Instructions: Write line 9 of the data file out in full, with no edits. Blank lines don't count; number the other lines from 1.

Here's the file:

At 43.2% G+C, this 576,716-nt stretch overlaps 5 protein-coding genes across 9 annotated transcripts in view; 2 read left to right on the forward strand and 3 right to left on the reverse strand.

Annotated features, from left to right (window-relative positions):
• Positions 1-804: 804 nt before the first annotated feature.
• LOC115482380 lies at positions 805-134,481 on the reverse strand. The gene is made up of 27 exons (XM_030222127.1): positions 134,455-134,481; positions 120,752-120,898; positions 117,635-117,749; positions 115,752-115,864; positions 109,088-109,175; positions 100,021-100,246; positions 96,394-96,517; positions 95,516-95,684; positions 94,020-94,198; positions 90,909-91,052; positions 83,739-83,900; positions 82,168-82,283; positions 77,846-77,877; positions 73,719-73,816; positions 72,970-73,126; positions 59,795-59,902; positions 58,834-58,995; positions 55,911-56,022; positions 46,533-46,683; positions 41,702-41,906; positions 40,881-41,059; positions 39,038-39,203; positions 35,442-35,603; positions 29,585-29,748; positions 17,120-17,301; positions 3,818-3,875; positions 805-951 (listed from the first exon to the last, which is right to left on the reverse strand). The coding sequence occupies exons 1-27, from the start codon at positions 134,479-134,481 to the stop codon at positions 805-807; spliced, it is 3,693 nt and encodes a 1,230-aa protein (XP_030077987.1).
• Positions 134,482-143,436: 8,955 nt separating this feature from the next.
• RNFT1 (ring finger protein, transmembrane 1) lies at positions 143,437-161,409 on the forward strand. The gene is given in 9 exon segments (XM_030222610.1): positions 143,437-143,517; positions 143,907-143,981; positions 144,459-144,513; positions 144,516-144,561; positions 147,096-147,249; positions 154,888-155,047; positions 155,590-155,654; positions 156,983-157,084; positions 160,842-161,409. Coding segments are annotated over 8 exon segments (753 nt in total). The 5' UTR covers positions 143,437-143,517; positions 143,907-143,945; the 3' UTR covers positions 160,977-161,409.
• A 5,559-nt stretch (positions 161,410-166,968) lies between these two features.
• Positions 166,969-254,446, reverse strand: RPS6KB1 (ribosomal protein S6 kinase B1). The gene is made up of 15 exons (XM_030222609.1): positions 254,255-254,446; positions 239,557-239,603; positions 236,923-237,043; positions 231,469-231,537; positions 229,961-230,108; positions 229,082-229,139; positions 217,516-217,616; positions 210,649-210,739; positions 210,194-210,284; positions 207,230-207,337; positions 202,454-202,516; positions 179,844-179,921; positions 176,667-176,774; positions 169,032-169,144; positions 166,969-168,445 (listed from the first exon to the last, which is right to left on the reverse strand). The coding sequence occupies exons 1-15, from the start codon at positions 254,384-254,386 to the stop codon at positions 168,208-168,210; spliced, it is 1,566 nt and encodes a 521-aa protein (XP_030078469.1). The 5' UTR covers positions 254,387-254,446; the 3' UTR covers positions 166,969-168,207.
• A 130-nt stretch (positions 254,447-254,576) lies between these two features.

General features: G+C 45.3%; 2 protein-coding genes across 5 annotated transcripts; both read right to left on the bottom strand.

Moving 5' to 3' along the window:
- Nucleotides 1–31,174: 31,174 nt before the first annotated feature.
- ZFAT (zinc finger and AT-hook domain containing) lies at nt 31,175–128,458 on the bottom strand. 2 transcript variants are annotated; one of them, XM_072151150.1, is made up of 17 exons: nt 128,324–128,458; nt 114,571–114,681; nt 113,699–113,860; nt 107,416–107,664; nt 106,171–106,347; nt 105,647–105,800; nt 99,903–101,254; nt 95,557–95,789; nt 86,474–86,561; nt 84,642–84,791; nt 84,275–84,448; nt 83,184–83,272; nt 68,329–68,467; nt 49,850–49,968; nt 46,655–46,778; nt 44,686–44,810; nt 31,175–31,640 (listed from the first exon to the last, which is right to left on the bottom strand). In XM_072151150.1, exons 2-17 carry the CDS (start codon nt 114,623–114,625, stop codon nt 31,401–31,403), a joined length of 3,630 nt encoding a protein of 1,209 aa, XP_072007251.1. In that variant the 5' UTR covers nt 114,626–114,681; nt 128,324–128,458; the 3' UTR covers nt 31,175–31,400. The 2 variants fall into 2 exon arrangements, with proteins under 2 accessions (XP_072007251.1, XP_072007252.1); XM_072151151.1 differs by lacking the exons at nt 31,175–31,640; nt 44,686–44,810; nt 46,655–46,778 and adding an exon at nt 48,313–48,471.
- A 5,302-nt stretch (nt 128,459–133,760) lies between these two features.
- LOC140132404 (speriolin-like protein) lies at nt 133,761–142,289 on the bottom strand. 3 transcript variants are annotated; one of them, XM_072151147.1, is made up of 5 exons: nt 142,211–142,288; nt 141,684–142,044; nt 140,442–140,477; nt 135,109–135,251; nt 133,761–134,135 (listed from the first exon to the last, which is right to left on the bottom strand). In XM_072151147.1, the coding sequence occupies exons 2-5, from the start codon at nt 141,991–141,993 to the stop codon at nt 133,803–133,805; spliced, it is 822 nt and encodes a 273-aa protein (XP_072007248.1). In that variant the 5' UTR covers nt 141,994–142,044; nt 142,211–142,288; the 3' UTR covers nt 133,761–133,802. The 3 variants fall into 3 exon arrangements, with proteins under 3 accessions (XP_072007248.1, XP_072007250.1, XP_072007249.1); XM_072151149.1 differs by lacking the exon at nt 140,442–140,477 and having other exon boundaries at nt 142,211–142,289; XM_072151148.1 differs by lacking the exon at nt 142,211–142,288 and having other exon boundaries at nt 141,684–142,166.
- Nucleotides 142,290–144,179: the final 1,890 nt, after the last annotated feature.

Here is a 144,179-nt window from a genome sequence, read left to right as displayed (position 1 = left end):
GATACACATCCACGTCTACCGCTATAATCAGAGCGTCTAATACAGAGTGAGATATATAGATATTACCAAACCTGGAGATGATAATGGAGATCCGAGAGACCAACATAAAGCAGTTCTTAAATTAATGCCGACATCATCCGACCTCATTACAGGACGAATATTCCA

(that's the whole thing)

• A 130-nt stretch (positions 254,447-254,576) lies between these two features.